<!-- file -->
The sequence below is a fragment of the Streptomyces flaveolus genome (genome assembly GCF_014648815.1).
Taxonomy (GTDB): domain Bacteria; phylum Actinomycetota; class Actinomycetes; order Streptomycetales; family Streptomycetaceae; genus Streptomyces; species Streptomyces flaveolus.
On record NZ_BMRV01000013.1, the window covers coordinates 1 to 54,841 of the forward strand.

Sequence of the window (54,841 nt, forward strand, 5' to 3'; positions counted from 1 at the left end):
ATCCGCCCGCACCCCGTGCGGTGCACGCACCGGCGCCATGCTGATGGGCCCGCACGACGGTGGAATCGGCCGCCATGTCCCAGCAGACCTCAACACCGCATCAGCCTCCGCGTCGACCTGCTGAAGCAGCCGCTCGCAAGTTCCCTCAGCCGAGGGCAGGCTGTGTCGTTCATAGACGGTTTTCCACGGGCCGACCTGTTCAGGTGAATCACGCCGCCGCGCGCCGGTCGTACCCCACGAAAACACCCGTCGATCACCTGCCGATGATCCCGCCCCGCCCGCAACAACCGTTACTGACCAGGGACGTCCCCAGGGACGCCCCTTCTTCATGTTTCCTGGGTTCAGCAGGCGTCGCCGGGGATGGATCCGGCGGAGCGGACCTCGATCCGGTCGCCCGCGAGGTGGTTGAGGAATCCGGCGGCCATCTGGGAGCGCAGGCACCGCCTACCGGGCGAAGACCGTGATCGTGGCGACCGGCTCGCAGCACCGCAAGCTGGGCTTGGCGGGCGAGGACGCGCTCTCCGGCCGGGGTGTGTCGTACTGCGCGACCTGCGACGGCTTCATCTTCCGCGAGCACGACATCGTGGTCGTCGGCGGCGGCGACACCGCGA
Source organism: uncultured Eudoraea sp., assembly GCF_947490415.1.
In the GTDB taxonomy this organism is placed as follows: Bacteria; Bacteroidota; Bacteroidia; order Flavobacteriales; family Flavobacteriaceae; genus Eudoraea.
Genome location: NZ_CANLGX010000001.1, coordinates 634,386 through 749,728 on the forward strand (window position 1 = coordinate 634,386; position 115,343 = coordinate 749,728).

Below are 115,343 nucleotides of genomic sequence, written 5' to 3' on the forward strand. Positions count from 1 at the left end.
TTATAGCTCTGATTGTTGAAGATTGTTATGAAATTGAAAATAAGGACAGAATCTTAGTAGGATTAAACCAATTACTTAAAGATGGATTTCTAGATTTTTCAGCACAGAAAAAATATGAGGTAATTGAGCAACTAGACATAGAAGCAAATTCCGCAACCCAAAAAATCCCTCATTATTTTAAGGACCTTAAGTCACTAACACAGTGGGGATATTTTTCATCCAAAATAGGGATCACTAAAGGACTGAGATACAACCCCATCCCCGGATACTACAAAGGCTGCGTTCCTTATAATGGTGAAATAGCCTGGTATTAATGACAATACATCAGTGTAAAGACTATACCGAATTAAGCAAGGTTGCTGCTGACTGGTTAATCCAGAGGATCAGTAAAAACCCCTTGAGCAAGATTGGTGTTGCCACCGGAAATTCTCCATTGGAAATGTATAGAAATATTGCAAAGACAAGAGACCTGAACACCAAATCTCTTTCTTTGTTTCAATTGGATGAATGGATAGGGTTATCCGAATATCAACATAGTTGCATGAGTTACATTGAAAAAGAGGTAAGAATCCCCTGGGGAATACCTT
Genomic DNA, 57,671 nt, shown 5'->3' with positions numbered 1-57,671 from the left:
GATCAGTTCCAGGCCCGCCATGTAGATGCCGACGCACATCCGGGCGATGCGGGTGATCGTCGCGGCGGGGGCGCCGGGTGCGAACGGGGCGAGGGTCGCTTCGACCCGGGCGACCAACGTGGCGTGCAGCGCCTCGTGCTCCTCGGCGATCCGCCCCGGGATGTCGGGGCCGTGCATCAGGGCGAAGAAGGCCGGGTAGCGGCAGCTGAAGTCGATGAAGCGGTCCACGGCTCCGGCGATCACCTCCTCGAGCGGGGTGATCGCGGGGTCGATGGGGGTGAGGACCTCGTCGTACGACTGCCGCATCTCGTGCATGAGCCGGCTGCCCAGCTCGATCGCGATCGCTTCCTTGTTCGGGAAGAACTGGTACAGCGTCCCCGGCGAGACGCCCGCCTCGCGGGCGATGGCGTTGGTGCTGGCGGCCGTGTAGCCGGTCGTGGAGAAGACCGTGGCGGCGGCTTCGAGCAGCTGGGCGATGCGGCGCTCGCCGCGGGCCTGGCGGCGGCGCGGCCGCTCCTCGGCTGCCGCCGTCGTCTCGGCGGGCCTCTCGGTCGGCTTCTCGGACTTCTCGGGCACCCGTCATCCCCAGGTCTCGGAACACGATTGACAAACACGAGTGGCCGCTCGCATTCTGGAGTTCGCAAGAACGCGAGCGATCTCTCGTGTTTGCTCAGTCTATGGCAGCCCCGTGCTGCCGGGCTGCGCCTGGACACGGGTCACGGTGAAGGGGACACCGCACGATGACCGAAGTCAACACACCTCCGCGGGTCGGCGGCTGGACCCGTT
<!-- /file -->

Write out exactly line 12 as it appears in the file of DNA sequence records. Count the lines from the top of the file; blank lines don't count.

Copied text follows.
GATCAGTTCCAGGCCCGCCATGTAGATGCCGACGCACATCCGGGCGATGCGGGTGATCGTCGCGGCGGGGGCGCCGGGTGCGAACGGGGCGAGGGTCGCTTCGACCCGGGCGACCAACGTGGCGTGCAGCGCCTCGTGCTCCTCGGCGATCCGCCCCGGGATGTCGGGGCCGTGCATCAGGGCGAAGAAGGCCGGGTAGCGGCAGCTGAAGTCGATGAAGCGGTCCACGGCTCCGGCGATCACCTCCTCGAGCGGGGTGATCGCGGGGTCGATGGGGGTGAGGACCTCGTCGTACGACTGCCGCATCTCGTGCATGAGCCGGCTGCCCAGCTCGATCGCGATCGCTTCCTTGTTCGGGAAGAACTGGTACAGCGTCCCCGGCGAGACGCCCGCCTCGCGGGCGATGGCGTTGGTGCTGGCGGCCGTGTAGCCGGTCGTGGAGAAGACCGTGGCGGCGGCTTCGAGCAGCTGGGCGATGCGGCGCTCGCCGCGGGCCTGGCGGCGGCGCGGCCGCTCCTCGGCTGCCGCCGTCGTCTCGGCGGGCCTCTCGGTCGGCTTCTCGGACTTCTCGGGCACCCGTCATCCCCAGGTCTCGGAACACGATTGACAAACACGAGTGGCCGCTCGCATTCTGGAGTTCGCAAGAACGCGAGCGATCTCTCGTGTTTGCTCAGTCTATGGCAGCCCCGTGCTGCCGGGCTGCGCCTGGACACGGGTCACGGTGAAGGGGACACCGCACGATGACCGAAGTCAACACACCTCCGCGGGTCGGCGGCTGGACCCGTT